What doesn't seem likely at all is that the decision to dress Akeson in the postseason now means that he has comfortably locked up a spot in the Flyers lineup for next season.
Akeson's future with Philadelphia
Jason Akeson enters the offseason as a restricted free agent, and considering his lack of NHL experience, if the Flyers want him back, re-signing him should not be an issue.
The real question lies in where he fits with the roster.
Akeson has the skillset of a scorer, and knowing how the Flyers prefer to employ their fourth line, that leaves the top three lines as the only places for Akeson to slot in.
Going into the offseason, Claude Giroux, Jakub Voracek, Scott Hartnell, Brayden Schenn, Wayne Simmonds, Sean Couturier and Matt Read essentially have seven spots locked up. Most likely, Michael Raffl will find himself in the top-nine as well, leaving one spot for Akeson.
Right now, it would appear Akeson has a leg up on the competition. Steve Downie almost certainly will not be back. Akeson would also seem to have jumped Tye McGinn on the depth chart, especially now that he has proven that he can play on a two-way line and not look totally out of place.
There's also Vincent Lecavalier. But he spent the final month of the year primarily playing on the fourth line, and it's highly possible that he isn't even on the roster in 2014-15.
So one spot available - Jason Akeson is a Flyer next year. Right?
Well, there's also a certain early July spending spree called free agency. And there have been rumblings that Philadelphia is looking to upgrade at left wing - ostensibly Akeson's "open" spot.
The scouting report on Akeson hasn't changed. He's still an undersized scorer who depends more upon great instincts than top-tier physical ability in order to generate his chances. And that skillset isn't exactly one that is going to wow many GMs.
If the Flyers don't make any dramatic roster moves in the offseason, Akeson likely is in the lead for a spot in the opening night lineup. But one mid-tier winger signing or one major trade, and Akeson becomes Injury Callup Option #1.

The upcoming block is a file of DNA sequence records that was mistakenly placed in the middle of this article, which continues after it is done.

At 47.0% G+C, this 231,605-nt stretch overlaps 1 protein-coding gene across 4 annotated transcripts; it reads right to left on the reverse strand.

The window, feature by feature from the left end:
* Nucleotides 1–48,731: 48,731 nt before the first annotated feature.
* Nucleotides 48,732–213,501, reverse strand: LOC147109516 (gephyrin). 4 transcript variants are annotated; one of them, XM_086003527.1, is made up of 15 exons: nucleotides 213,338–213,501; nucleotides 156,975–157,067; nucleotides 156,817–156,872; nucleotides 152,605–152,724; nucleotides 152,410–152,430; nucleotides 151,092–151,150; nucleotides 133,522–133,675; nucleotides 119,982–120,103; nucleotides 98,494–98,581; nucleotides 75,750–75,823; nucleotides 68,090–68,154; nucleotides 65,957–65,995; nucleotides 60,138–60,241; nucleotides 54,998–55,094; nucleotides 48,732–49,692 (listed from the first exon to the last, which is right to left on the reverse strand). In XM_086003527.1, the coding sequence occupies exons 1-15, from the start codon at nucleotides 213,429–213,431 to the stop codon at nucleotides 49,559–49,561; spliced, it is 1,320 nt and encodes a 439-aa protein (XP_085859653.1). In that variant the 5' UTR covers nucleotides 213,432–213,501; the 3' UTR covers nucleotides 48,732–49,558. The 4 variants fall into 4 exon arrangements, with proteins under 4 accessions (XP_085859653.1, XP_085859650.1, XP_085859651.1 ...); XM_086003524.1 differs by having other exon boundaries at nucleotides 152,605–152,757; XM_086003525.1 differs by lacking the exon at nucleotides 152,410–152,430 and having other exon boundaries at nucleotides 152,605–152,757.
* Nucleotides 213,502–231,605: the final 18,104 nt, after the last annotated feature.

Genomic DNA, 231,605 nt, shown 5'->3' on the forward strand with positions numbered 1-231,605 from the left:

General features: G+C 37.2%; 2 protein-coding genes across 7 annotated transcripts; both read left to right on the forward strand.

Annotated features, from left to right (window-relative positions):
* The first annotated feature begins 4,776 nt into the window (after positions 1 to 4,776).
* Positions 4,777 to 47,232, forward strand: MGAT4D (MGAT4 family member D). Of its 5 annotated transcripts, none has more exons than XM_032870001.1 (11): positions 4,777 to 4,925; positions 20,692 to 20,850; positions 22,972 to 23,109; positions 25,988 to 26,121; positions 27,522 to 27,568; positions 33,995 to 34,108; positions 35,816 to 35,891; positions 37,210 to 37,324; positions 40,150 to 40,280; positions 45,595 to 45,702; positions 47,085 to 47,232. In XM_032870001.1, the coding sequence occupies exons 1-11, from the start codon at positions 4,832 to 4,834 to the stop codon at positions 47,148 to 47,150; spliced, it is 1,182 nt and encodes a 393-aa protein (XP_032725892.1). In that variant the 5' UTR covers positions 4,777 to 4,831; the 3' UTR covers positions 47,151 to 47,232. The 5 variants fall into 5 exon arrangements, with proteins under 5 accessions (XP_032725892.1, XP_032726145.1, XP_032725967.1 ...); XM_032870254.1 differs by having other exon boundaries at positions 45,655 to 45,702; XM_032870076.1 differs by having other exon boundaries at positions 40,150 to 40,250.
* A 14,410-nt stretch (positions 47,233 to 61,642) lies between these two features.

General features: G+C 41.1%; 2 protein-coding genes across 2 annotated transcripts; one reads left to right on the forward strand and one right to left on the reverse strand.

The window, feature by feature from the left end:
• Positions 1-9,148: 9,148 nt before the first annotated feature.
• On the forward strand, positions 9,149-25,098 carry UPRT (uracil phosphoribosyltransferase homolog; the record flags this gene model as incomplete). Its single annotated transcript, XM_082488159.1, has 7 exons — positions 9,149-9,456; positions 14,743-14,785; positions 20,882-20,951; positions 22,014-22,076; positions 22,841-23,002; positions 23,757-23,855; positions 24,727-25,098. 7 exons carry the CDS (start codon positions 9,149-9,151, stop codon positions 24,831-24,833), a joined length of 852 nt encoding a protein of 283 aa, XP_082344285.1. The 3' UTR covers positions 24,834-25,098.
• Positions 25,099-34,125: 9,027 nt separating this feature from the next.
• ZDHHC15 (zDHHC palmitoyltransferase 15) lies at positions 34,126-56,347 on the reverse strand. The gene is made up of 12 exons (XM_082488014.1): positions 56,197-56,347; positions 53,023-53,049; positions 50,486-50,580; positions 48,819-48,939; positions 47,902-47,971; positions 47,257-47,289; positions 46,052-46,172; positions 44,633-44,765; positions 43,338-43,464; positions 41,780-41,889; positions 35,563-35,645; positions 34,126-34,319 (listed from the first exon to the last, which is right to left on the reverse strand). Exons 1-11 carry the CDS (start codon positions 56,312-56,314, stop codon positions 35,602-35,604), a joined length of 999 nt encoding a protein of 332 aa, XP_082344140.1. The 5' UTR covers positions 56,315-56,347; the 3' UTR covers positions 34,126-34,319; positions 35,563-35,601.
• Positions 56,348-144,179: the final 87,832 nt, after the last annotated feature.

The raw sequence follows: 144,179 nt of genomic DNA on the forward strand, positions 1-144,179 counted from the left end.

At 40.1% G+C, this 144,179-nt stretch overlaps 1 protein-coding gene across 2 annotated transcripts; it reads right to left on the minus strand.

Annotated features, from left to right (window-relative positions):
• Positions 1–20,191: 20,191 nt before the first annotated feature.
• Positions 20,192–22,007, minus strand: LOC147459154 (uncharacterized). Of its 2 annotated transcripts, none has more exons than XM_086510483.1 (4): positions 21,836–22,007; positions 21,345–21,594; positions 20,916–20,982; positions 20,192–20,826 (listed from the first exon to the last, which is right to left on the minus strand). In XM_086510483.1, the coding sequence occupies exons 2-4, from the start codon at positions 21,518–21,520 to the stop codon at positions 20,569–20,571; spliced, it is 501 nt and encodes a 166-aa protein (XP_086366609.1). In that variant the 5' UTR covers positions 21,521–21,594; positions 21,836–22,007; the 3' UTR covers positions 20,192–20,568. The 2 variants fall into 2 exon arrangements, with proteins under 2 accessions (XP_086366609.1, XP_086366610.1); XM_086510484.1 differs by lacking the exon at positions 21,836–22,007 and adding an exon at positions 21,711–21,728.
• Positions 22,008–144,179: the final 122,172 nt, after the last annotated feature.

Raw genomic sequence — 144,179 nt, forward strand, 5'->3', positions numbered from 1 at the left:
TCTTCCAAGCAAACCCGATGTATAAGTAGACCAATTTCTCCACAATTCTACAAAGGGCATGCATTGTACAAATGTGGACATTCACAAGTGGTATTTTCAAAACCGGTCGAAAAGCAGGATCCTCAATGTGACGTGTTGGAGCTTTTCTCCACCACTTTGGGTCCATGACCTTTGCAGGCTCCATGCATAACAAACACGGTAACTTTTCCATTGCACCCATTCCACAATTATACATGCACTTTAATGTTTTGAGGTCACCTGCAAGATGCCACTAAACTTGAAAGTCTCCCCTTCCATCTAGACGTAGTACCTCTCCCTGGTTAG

Still an improvement over his role for most of this season, but far from a stone-cold lock for the NHL in 2014-15.
Unsurprisingly, we didn't have preseason expectations for Jason Akeson, as we didn't envision him as an NHL roster player entering the season.
But our best case scenario would have saw Akeson finally impressing the Flyers enough to justify an extended call-up, during which he shows promise and forces his way into the organization's future plans.
Worst case, Akeson shows no additional development in Adirondack, and becomes a likely non-tender candidate following the season, as the team tires of the one-way scorer's deficiencies.
Akeson did finally get his shot. After failing to receive a call up throughout the season, Akeson turned a solid performance in game 82 into a role on the Sean Couturier line for the Flyers' first round playoff series.
He was not dominant, but definitely held his own. Making judgments on a player after eight games may be premature, but Akeson sure looked like he belonged in the NHL. Some expressed concern about his average skating ability prior to the series, but he had no trouble keeping up with the play, and his plus hockey sense was apparent in almost every game of the series.
The real question is if Akeson has raised his stock enough in the eyes of new general manager Ron Hextall and coach Craig Berube to earn a permanent spot in the lineup. At this point, the answer is likely no, but if the Flyers have a quiet offseason, Akeson may very well inherit a spot in the Flyers' top-nine by default.
At this point, the most likely scenario is that Akeson is re-signed by Philadelphia this offseason and is given a true opportunity to make the team out of training camp. His performance in the playoffs should be enough to justify that, at the very least.
Feel free to vote in the poll below to grade Jason Akeson's season on a scale from 1 to 10. Vote based on your expectations for him coming into the season -- i.e. 1 being "he was incredibly disappointing and I want him out now", 10 being "he was outstanding even beyond my craziest expectations".